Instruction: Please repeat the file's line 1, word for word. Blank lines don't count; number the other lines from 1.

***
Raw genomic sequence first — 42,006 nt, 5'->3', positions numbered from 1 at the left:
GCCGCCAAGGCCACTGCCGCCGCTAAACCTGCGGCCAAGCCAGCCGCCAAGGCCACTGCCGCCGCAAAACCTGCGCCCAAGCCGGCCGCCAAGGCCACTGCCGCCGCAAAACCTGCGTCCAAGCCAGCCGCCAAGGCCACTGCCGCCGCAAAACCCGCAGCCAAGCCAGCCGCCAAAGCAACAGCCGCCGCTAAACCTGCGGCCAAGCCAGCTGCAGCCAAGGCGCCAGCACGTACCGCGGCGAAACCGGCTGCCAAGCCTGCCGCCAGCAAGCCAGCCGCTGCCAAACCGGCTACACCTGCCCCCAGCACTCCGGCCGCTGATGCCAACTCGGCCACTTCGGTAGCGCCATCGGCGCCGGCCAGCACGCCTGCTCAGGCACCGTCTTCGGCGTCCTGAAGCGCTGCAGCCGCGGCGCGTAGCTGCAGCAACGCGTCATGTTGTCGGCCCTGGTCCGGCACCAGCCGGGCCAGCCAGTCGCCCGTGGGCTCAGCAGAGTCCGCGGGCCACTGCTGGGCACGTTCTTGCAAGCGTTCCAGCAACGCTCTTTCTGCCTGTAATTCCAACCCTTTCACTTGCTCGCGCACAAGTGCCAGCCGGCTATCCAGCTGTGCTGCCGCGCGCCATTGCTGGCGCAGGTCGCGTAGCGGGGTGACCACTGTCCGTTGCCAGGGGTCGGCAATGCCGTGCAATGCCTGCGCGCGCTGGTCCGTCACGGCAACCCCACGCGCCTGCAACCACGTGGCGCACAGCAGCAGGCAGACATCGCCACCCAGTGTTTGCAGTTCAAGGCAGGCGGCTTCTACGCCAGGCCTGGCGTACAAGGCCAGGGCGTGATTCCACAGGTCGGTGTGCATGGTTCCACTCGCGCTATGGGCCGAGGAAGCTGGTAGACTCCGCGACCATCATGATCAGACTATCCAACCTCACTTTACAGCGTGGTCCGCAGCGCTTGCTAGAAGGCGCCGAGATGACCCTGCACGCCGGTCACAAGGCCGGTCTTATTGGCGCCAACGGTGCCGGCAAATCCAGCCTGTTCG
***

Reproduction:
Raw genomic sequence first — 42,006 nt, 5'->3', positions numbered from 1 at the left: